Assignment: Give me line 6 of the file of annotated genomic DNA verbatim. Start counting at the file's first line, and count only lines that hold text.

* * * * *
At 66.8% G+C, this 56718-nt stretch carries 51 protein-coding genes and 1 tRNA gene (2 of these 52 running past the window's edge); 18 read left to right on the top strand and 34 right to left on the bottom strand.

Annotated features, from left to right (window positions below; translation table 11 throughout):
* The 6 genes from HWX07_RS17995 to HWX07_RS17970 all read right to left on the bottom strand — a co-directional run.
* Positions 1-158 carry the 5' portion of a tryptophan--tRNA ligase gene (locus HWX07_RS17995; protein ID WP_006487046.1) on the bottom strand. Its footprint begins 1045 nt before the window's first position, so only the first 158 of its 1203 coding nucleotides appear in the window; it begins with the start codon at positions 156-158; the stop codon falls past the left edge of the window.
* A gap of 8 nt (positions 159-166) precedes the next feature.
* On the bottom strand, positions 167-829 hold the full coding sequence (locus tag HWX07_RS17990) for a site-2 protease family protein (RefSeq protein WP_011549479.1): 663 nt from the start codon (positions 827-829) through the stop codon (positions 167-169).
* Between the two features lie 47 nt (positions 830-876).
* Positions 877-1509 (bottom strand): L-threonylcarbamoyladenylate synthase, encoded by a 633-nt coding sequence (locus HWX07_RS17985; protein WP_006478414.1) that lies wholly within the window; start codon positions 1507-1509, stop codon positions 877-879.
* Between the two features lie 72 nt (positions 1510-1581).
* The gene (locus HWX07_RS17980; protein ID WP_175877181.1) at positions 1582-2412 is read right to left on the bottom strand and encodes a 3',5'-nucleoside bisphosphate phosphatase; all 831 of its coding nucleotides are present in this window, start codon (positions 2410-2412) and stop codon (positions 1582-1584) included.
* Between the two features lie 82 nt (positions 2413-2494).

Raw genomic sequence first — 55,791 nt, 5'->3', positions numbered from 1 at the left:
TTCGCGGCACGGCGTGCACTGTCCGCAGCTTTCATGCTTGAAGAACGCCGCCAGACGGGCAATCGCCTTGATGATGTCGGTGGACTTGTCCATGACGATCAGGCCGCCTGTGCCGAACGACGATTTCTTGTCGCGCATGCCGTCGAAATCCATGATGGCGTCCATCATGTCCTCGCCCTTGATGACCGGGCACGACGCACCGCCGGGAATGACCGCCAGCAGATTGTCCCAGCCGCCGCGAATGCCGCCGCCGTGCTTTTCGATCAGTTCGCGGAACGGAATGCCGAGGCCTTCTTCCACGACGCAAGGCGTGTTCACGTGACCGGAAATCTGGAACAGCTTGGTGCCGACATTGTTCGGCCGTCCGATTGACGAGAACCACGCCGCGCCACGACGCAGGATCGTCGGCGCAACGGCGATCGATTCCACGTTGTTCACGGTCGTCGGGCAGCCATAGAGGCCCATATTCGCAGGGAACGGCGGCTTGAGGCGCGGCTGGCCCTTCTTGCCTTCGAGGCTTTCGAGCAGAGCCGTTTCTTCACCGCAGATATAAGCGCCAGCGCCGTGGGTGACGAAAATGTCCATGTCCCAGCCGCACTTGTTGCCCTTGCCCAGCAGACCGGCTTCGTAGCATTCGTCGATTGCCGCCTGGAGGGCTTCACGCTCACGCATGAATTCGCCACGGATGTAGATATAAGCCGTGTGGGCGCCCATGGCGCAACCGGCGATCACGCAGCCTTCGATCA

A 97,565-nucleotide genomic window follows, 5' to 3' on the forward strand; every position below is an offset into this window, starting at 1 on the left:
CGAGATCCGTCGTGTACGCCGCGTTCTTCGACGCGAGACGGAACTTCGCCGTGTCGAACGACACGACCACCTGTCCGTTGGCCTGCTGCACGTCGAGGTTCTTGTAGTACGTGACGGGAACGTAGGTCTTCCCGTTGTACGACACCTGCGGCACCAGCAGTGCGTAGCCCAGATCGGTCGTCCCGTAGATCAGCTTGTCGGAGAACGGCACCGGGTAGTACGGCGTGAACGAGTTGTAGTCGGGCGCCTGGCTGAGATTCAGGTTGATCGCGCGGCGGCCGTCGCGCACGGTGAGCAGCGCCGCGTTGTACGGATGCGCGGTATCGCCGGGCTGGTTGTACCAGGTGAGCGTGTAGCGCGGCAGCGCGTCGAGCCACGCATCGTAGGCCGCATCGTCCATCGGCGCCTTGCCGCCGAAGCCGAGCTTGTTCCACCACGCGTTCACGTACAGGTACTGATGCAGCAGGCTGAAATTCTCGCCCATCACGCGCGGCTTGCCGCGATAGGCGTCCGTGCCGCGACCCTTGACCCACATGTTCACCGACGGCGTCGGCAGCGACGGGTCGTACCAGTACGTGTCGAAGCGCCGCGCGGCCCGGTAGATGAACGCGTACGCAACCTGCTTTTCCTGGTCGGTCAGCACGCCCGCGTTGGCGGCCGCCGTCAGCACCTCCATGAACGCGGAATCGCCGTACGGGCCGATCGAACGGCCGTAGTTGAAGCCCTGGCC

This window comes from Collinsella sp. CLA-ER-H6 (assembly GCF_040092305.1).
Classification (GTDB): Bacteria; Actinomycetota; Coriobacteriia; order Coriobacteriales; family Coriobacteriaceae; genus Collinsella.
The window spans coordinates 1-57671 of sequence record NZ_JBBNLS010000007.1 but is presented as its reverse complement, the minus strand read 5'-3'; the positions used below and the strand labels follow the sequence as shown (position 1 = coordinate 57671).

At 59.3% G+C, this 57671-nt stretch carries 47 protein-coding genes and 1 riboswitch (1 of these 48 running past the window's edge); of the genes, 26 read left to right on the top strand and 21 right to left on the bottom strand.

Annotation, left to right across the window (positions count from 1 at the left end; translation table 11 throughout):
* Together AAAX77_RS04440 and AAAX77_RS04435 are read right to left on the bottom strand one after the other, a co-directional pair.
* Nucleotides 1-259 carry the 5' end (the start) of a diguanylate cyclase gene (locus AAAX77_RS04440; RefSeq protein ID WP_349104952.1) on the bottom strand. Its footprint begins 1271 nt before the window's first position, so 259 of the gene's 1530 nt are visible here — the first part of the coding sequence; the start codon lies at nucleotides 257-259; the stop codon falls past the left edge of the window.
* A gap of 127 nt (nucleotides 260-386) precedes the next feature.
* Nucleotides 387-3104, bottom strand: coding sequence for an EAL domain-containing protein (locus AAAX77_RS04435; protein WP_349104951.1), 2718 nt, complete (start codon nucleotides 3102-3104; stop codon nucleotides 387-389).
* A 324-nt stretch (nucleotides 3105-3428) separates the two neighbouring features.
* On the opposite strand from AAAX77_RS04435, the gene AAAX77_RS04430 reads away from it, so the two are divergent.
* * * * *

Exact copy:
* On the bottom strand, positions 167-829 hold the full coding sequence (locus tag HWX07_RS17990) for a site-2 protease family protein (RefSeq protein WP_011549479.1): 663 nt from the start codon (positions 827-829) through the stop codon (positions 167-169).